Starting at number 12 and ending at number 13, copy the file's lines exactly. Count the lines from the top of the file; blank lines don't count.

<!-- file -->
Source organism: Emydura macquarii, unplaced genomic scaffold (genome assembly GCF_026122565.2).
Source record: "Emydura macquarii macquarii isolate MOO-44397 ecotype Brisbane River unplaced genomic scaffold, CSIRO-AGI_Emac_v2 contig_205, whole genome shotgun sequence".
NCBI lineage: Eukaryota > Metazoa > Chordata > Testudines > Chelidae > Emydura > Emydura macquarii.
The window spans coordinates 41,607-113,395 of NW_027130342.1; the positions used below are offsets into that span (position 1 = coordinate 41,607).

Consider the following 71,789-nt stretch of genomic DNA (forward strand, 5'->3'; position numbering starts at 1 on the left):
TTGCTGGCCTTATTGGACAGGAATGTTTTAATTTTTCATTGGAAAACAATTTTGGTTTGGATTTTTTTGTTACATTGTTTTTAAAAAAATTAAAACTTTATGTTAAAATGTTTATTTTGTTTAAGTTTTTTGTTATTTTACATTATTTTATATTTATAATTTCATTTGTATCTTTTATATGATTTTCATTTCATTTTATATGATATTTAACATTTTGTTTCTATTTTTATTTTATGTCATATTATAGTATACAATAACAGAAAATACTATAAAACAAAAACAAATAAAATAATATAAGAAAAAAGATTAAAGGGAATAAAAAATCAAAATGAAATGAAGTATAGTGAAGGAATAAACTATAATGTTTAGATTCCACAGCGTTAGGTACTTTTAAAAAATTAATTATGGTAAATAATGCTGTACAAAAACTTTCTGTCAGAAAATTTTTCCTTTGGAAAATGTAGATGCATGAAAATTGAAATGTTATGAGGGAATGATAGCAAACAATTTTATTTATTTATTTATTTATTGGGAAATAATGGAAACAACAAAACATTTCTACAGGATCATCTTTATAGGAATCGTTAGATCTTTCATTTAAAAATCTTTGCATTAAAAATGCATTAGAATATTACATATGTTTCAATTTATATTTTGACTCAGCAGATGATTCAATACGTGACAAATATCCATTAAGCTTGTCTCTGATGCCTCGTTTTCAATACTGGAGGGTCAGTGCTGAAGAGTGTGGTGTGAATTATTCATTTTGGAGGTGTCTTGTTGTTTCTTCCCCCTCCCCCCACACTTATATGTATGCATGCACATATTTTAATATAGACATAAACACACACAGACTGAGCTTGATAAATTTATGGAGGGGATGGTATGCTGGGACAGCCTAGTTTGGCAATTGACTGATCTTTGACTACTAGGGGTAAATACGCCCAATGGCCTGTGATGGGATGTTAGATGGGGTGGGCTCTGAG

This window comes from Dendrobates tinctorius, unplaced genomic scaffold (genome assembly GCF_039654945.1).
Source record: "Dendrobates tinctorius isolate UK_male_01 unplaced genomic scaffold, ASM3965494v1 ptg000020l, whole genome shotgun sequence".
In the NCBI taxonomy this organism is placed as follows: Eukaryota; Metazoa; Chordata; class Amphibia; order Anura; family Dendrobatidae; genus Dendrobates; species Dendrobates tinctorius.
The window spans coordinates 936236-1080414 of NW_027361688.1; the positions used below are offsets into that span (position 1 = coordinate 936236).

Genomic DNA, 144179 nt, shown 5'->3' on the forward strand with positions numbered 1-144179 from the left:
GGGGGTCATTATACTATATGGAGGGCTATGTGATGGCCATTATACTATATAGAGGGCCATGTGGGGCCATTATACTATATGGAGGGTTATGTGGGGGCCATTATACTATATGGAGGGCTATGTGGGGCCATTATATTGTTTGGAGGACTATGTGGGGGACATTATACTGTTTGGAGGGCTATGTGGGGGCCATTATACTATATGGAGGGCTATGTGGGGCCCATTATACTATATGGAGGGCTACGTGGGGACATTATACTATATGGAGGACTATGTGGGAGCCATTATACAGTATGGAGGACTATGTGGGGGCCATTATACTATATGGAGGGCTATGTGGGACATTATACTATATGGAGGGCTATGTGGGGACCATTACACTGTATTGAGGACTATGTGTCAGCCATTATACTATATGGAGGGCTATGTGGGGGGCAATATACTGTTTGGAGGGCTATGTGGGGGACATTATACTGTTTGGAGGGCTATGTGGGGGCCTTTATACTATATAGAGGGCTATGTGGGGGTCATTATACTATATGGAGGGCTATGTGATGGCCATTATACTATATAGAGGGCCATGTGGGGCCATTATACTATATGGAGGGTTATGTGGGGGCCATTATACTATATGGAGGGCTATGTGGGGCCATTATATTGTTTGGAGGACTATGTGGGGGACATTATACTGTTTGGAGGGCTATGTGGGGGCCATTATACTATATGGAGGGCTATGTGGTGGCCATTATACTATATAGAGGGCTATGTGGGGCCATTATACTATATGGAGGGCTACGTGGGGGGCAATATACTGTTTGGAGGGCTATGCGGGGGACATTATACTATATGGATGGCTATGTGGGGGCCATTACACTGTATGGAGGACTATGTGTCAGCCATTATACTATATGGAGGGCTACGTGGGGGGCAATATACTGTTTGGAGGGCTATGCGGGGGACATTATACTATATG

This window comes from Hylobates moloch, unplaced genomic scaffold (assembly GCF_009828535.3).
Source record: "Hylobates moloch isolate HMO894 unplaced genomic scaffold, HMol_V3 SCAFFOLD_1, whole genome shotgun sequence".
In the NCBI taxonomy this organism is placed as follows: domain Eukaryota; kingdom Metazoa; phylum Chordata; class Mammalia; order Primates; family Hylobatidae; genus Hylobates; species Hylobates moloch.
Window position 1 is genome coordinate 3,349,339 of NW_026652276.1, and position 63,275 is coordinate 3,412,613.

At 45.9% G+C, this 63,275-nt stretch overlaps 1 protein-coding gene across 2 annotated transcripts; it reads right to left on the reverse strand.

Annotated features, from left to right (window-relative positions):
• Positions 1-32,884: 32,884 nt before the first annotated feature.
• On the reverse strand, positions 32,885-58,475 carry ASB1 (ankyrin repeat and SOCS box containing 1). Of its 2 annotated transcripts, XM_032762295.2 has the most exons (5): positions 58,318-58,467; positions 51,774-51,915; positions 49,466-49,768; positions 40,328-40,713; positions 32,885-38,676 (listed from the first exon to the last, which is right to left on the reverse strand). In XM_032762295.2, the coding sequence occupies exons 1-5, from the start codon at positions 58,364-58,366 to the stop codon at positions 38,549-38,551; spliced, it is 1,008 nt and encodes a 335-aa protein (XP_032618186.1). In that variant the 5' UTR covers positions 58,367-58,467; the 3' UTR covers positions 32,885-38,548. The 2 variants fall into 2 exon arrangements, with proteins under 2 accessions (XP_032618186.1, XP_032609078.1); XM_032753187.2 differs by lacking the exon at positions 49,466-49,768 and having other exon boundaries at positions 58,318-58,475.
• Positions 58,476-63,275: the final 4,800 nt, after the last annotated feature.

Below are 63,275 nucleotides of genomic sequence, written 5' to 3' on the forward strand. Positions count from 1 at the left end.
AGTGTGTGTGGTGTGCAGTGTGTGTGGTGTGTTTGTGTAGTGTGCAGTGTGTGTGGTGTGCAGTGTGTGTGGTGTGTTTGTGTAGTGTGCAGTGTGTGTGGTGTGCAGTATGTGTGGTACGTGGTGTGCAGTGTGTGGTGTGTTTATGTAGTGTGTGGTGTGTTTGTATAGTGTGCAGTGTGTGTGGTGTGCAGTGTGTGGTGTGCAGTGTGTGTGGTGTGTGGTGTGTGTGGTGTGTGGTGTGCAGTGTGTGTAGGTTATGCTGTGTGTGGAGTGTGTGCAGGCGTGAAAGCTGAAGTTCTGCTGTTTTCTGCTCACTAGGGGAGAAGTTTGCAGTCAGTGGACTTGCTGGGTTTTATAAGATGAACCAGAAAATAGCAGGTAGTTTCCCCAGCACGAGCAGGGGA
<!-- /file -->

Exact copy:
GGGGGTCATTATACTATATGGAGGGCTATGTGATGGCCATTATACTATATAGAGGGCCATGTGGGGCCATTATACTATATGGAGGGTTATGTGGGGGCCATTATACTATATGGAGGGCTATGTGGGGCCATTATATTGTTTGGAGGACTATGTGGGGGACATTATACTGTTTGGAGGGCTATGTGGGGGCCATTATACTATATGGAGGGCTATGTGGGGCCCATTATACTATATGGAGGGCTACGTGGGGACATTATACTATATGGAGGACTATGTGGGAGCCATTATACAGTATGGAGGACTATGTGGGGGCCATTATACTATATGGAGGGCTATGTGGGACATTATACTATATGGAGGGCTATGTGGGGACCATTACACTGTATTGAGGACTATGTGTCAGCCATTATACTATATGGAGGGCTATGTGGGGGGCAATATACTGTTTGGAGGGCTATGTGGGGGACATTATACTGTTTGGAGGGCTATGTGGGGGCCTTTATACTATATAGAGGGCTATGTGGGGGTCATTATACTATATGGAGGGCTATGTGATGGCCATTATACTATATAGAGGGCCATGTGGGGCCATTATACTATATGGAGGGTTATGTGGGGGCCATTATACTATATGGAGGGCTATGTGGGGCCATTATATTGTTTGGAGGACTATGTGGGGGACATTATACTGTTTGGAGGGCTATGTGGGGGCCATTATACTATATGGAGGGCTATGTGGTGGCCATTATACTATATAGAGGGCTATGTGGGGCCATTATACTATATGGAGGGCTACGTGGGGGGCAATATACTGTTTGGAGGGCTATGCGGGGGACATTATACTATATGGATGGCTATGTGGGGGCCATTACACTGTATGGAGGACTATGTGTCAGCCATTATACTATATGGAGGGCTACGTGGGGGGCAATATACTGTTTGGAGGGCTATGCGGGGGACATTATACTATATG

This window comes from Hylobates moloch, unplaced genomic scaffold (assembly GCF_009828535.3).